# Fibonacci number

In mathematics, the **Fibonacci numbers** form a sequence in which the first number is 0, the second number is 1, and each subsequent number is equal to the sum of the previous two numbers in the series. In mathematical terms, it is defined by the following recurrence relation:

The sequence of Fibonacci numbers starts with : 0, 1, 1, 2, 3, 5, 8, 13, 21, 34, 55, 89, 144, 233, ...

It was first used to represent the growth of a colony of rabbits, starting with a single pair of rabbits. It has applications in mathematics as well as other sciences, and is a popular illustration of recursive programming in computer science.

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## [edit] Divisibility properties

We will apply the following simple observation to Fibonacci numbers:

if three integers satisfy equality then

where "gcd" denotes the greatest common divisor.

Indeed,

and the rest is an easy induction.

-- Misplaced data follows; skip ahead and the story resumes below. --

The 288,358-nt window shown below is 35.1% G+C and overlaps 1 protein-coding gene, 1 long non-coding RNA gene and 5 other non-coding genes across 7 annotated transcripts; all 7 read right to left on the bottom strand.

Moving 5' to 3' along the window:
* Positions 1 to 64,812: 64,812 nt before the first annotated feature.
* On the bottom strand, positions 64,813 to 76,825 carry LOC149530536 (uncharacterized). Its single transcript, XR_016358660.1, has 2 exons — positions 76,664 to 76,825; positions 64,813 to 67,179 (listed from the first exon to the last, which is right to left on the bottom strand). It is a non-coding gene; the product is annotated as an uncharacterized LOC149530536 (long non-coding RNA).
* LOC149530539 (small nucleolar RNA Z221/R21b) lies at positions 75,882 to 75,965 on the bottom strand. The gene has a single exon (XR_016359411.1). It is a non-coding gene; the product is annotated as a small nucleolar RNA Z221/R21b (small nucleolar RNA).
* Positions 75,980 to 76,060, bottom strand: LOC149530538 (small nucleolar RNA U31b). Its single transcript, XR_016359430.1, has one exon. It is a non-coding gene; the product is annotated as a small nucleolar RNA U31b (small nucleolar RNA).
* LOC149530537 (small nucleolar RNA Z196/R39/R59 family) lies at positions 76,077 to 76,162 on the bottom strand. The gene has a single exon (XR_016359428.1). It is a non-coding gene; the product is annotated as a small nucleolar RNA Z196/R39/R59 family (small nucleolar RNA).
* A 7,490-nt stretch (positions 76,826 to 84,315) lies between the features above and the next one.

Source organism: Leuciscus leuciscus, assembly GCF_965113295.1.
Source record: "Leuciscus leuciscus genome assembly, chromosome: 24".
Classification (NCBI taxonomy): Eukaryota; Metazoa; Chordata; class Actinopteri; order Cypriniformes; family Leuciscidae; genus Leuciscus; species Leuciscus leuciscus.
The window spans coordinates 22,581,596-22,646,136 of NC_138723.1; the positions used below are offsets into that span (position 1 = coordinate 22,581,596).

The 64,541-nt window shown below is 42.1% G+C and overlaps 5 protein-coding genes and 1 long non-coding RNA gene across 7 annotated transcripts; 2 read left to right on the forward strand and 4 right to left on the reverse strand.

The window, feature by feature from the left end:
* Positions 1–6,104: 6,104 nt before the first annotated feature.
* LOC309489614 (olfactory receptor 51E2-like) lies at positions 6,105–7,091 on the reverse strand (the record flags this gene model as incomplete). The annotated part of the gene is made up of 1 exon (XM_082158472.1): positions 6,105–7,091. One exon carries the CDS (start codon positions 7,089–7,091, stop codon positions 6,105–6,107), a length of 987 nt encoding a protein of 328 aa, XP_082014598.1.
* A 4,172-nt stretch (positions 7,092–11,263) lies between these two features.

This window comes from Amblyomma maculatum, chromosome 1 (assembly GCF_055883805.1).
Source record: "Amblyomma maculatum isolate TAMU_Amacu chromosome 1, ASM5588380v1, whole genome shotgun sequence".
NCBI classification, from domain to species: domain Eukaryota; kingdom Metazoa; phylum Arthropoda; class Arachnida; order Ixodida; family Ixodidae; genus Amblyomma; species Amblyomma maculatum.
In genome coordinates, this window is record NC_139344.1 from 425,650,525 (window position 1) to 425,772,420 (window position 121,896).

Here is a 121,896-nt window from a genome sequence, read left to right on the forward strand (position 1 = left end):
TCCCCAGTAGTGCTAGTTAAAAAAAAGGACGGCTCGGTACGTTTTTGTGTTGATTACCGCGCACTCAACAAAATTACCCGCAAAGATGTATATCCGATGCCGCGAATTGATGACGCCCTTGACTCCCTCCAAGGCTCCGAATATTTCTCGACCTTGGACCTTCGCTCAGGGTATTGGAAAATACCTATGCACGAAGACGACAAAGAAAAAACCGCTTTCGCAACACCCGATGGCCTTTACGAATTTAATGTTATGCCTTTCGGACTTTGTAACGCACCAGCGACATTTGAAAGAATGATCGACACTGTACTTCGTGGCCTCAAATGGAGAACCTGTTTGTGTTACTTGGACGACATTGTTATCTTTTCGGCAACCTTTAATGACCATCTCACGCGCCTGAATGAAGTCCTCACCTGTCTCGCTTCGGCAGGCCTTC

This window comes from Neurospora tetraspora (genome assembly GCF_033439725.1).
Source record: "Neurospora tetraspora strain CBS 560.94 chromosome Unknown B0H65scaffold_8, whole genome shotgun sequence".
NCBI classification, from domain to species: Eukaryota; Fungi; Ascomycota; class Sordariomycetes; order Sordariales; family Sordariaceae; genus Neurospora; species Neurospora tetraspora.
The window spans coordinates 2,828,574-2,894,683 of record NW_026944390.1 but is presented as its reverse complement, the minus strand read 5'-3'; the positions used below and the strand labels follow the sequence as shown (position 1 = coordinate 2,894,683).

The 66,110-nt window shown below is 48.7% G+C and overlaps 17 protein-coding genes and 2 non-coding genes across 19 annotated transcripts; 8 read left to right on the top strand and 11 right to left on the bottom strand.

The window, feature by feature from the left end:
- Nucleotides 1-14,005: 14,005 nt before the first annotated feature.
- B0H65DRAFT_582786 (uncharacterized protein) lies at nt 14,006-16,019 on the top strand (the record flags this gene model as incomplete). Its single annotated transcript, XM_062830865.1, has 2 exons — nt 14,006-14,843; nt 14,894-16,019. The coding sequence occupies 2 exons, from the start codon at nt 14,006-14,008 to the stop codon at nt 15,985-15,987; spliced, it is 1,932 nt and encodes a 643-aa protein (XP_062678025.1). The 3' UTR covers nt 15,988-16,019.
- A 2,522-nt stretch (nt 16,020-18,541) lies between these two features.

- for all integers such that

Indeed, the equality holds for and the rest is a routine induction on

Next, since , the above equality implies:

which, via Euclid algorithm, leads to:

Let's note the two instant corollaries of the above statement:

- If divides then divides

- If is a prime number different from 3, then is prime. (The converse is false.)

## [edit] Algebraic identities

- for n=1,2,...

## [edit] Direct formula and the golden ratio

We have

for every .

Indeed, let and . Let

Then:

- and
- hence
- hence

for every . Thus for every and the formula is proved.

Furthermore, we have:

It follows that

- is the nearest integer to

for every . The above constant is known as the famous golden ratio Thus:

## [edit] Fibonacci generating function

The **Fibonacci generating function** is defined as the sum of the following power series:

The series is convergent for Obviously:

hence:

Value is a rational number whenever *x* is rational. For instance, for *x* = ½:

and for *x* = −½ (after multiplying the equality by −1):

## [edit] Further reading

- John H. Conway and Richard K. Guy,
*The Book of Numbers*, ISBN 0-387-97993-X

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